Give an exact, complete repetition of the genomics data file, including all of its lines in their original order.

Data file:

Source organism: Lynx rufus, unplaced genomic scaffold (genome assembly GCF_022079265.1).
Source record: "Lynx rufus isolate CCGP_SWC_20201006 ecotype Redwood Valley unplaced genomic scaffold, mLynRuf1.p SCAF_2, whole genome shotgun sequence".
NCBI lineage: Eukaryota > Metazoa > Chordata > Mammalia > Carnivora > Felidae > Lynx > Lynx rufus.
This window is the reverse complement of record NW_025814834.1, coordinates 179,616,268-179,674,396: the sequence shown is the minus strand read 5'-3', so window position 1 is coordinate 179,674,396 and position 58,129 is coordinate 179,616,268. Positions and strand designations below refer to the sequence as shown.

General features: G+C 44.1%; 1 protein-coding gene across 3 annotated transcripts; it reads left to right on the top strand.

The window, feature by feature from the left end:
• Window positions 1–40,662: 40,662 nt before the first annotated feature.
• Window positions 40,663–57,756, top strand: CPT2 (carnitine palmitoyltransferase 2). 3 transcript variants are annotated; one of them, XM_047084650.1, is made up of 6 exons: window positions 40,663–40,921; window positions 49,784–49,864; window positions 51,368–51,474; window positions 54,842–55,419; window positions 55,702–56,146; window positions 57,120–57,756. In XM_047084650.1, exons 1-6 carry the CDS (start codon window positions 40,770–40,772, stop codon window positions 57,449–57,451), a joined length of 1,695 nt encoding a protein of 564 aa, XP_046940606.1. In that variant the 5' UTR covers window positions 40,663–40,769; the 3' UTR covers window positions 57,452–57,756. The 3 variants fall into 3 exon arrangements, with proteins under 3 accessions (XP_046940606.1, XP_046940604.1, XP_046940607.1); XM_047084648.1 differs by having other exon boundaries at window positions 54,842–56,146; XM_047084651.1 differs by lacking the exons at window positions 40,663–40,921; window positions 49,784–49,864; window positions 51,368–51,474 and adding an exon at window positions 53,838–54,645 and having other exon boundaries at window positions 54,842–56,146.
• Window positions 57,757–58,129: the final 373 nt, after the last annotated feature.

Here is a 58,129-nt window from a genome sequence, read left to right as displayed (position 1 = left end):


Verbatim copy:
Source organism: Lynx rufus, unplaced genomic scaffold (genome assembly GCF_022079265.1).
Source record: "Lynx rufus isolate CCGP_SWC_20201006 ecotype Redwood Valley unplaced genomic scaffold, mLynRuf1.p SCAF_2, whole genome shotgun sequence".
NCBI lineage: Eukaryota > Metazoa > Chordata > Mammalia > Carnivora > Felidae > Lynx > Lynx rufus.
This window is the reverse complement of record NW_025814834.1, coordinates 179,616,268-179,674,396: the sequence shown is the minus strand read 5'-3', so window position 1 is coordinate 179,674,396 and position 58,129 is coordinate 179,616,268. Positions and strand designations below refer to the sequence as shown.

General features: G+C 44.1%; 1 protein-coding gene across 3 annotated transcripts; it reads left to right on the top strand.

The window, feature by feature from the left end:
• Window positions 1–40,662: 40,662 nt before the first annotated feature.
• Window positions 40,663–57,756, top strand: CPT2 (carnitine palmitoyltransferase 2). 3 transcript variants are annotated; one of them, XM_047084650.1, is made up of 6 exons: window positions 40,663–40,921; window positions 49,784–49,864; window positions 51,368–51,474; window positions 54,842–55,419; window positions 55,702–56,146; window positions 57,120–57,756. In XM_047084650.1, exons 1-6 carry the CDS (start codon window positions 40,770–40,772, stop codon window positions 57,449–57,451), a joined length of 1,695 nt encoding a protein of 564 aa, XP_046940606.1. In that variant the 5' UTR covers window positions 40,663–40,769; the 3' UTR covers window positions 57,452–57,756. The 3 variants fall into 3 exon arrangements, with proteins under 3 accessions (XP_046940606.1, XP_046940604.1, XP_046940607.1); XM_047084648.1 differs by having other exon boundaries at window positions 54,842–56,146; XM_047084651.1 differs by lacking the exons at window positions 40,663–40,921; window positions 49,784–49,864; window positions 51,368–51,474 and adding an exon at window positions 53,838–54,645 and having other exon boundaries at window positions 54,842–56,146.
• Window positions 57,757–58,129: the final 373 nt, after the last annotated feature.

Here is a 58,129-nt window from a genome sequence, read left to right as displayed (position 1 = left end):